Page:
America's Pop Culture Savant
Taylor Antrim on why Chuck Klosterman’s latest book, Eating the Dinosaur, shows him as pop-culture obsessed as always and wonders if his shtick still works.
Chuck Klosterman, pop-culture savant, patron saint of stoner intellectuals, Buddha of New York’s L-train set, has officially grown up. Check out his warm, toothy, zero-attitude smile on the back flap of his new essay collection, Eating the Dinosaur. Gone is the irritating smirk from the author photos of his earlier books, among them Sex, Drugs and Cocoa Puffs and Killing Yourself to Live. At what point in a man’s life does he stop smirking at cameras? 32? 34? Some boyish arrogance must be grown out of; some degree of maturity attained. Whatever the age, Klosterman has evidently reached it.
Okay, call it a mixed blessing. Part of the pleasure of Cocoa Puffs was the attitude, the blend of startlingly detailed mass-media opinion, braggy drug-use stories, and laments for ex-girlfriends. Those essays, from glossies like Spin, Esquire, and The New York Times Magazine, ranged from the nature of reality in MTV’s The Real World, to porn, to why it’s cool that Billy Joel is so uncool. Together they read like a dive-bar lecture series: insouciant, slightly surly, mock profound.
Puzzling through Klosterman’s nerdy, knotty arguments is like playing one of those brain-training video games that were briefly all the rage in 2007: you get mental workout without actually learning anything.
The Klosterman of Eating the Dinosaur is more thoughtful, possibly more sober and certainly less self-obsessed. The opening essay ponders the merits of public disclosure. “Why do people talk [about themselves]?” this professional navel-gazer asks, and then turns to documentary filmmaker Errol Morris and This American Life’s Ira Glass for answers. In an essay excoriating TV’s use of laugh-tracks he admits, “Sometimes writing is like talking to a stranger who’s exactly like yourself in every possible way, only to realize that this stranger is boring as shit.”
Perhaps Klosterman is a little tired of himself. Dinosaur is his most outward-directed book, one that specializes in nutty juxtapositions—Kurt Cobain compared to David Koresh, ABBA to AC/DC—and gentle, familiar-feeling provocations—the Unabomber had a point, the NFL is inherently conservative.
Or, wait, is the NFL inherently liberal? I’ve read that essay, “Football,” twice through now and I still can’t tell you which side Klosterman comes down on. That speaks to a more general problem here. While many of Dinosaur’s essays seem brainy and clever, they very often don’t add up to much. He quotes a critic’s assessment of ABBA’s relevance and writes, “This statement isn’t false, but it’s wrong.” Huh? Elsewhere: “An ironist is someone who says something untrue with unclear sincerity; the degree to which that statement is funny is based on how many people realize it’s false.” Puzzling through Klosterman’s nerdy, knotty arguments is like playing one of those brain-training video games that were briefly all the rage in 2007: you get a mental workout without actually learning anything.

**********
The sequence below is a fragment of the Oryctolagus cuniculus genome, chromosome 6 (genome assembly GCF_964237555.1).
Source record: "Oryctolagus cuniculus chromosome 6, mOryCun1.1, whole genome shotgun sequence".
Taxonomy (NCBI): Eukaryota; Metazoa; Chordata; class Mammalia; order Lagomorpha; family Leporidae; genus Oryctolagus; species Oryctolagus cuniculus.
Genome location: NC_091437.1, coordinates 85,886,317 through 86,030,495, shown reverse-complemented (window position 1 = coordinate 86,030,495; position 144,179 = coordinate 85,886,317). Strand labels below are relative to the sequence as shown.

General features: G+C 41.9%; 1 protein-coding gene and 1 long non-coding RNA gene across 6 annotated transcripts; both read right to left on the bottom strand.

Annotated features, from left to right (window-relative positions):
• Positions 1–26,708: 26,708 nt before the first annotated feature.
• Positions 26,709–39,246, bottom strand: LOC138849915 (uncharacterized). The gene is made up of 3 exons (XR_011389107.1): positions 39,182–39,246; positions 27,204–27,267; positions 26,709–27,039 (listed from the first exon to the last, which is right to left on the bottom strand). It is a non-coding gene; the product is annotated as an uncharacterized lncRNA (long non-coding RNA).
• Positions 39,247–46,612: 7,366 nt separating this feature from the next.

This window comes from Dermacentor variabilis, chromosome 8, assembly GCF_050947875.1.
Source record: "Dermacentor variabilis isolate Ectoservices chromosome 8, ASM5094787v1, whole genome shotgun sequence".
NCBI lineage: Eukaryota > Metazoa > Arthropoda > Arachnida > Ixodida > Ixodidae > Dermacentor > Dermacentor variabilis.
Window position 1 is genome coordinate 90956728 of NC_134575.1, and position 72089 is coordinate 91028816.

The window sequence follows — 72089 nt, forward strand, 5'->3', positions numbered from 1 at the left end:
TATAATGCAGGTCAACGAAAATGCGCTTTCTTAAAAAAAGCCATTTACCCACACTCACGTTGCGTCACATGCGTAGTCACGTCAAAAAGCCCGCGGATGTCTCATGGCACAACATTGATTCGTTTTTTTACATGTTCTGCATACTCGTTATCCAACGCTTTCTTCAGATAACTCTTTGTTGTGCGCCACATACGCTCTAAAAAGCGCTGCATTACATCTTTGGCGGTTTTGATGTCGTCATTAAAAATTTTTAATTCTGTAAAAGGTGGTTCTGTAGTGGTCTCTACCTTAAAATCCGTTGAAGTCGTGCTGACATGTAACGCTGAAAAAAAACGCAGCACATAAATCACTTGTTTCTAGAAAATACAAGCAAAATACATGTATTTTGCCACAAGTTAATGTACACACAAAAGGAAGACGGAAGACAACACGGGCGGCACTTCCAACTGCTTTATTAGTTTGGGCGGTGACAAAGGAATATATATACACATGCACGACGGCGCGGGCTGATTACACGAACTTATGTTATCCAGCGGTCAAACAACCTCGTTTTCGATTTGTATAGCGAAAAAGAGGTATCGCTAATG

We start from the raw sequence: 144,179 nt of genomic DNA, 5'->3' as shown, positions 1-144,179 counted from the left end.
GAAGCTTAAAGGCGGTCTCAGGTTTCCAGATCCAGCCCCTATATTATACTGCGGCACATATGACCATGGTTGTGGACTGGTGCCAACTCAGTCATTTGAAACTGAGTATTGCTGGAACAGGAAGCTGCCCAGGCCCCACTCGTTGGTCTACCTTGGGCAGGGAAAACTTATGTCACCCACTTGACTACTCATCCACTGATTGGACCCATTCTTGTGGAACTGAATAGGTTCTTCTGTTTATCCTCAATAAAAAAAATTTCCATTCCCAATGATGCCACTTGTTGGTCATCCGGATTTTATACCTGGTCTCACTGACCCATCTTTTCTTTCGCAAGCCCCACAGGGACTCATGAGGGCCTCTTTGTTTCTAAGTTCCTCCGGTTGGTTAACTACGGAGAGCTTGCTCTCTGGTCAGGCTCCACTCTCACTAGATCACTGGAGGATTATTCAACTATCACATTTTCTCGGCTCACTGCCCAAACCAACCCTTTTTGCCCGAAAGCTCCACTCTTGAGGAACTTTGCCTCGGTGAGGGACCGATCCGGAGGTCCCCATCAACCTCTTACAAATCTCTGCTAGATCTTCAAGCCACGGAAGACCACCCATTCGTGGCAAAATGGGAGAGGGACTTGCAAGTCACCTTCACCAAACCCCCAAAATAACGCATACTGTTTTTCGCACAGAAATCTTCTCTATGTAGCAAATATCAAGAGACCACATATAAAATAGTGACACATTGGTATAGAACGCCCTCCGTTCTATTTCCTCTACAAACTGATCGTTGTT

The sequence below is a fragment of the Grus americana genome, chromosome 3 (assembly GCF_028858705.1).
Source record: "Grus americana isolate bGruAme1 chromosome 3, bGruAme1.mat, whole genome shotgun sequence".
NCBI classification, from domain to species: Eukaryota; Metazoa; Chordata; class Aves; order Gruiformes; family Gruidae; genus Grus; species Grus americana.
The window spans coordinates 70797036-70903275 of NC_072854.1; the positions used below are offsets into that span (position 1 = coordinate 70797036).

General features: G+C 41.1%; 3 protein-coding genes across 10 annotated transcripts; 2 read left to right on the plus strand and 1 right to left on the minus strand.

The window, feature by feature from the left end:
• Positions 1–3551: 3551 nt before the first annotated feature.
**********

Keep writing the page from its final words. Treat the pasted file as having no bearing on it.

Still, there’s fun to be had. Klosterman has a knack for valorizing all things low-culture—“I am post-taste,” he writes here—and Dinosaur’s fanboy insights into the world of music are especially amusing. Here are three of the best: Ricky Martin’s “Livin’ la Vida Loca” is “a song about how Pro Tools made Puerto Ricans gay.” “’Smells Like Teen Spirit’ and ‘Rape Me’ are essentially identical, both sounding like Boston’s ‘More Than a Feeling.’” “‘(Don’t Fear) The Reaper’ significantly increases my fear of the Reaper. The song is a failure.”
Incredibly this is Klosterman’s sixth book (the last, Downtown Owl, was a novel). At age 37 he’s surely one of our most prolific public intellectuals. Can he keep it up, staying abreast of the culture, serving up opinions like a short-order cook? It seems so—particularly in those moments where it becomes queasily clear that Klosterman has no fixed point of view. Late in the book he writes, “There is almost certainly a constructed schism between (a) how I feel, and (b) how I think I feel. There’s probably a third level, too—how I want to think I feel. Very often, I don’t know what I think about something until I start writing about it.” Klosterman may no longer be smirking at us—but, annoyingly, he’s still winging it.
Taylor Antrim is a critic for The Daily Beast and the author of the novel The Headmaster Ritual.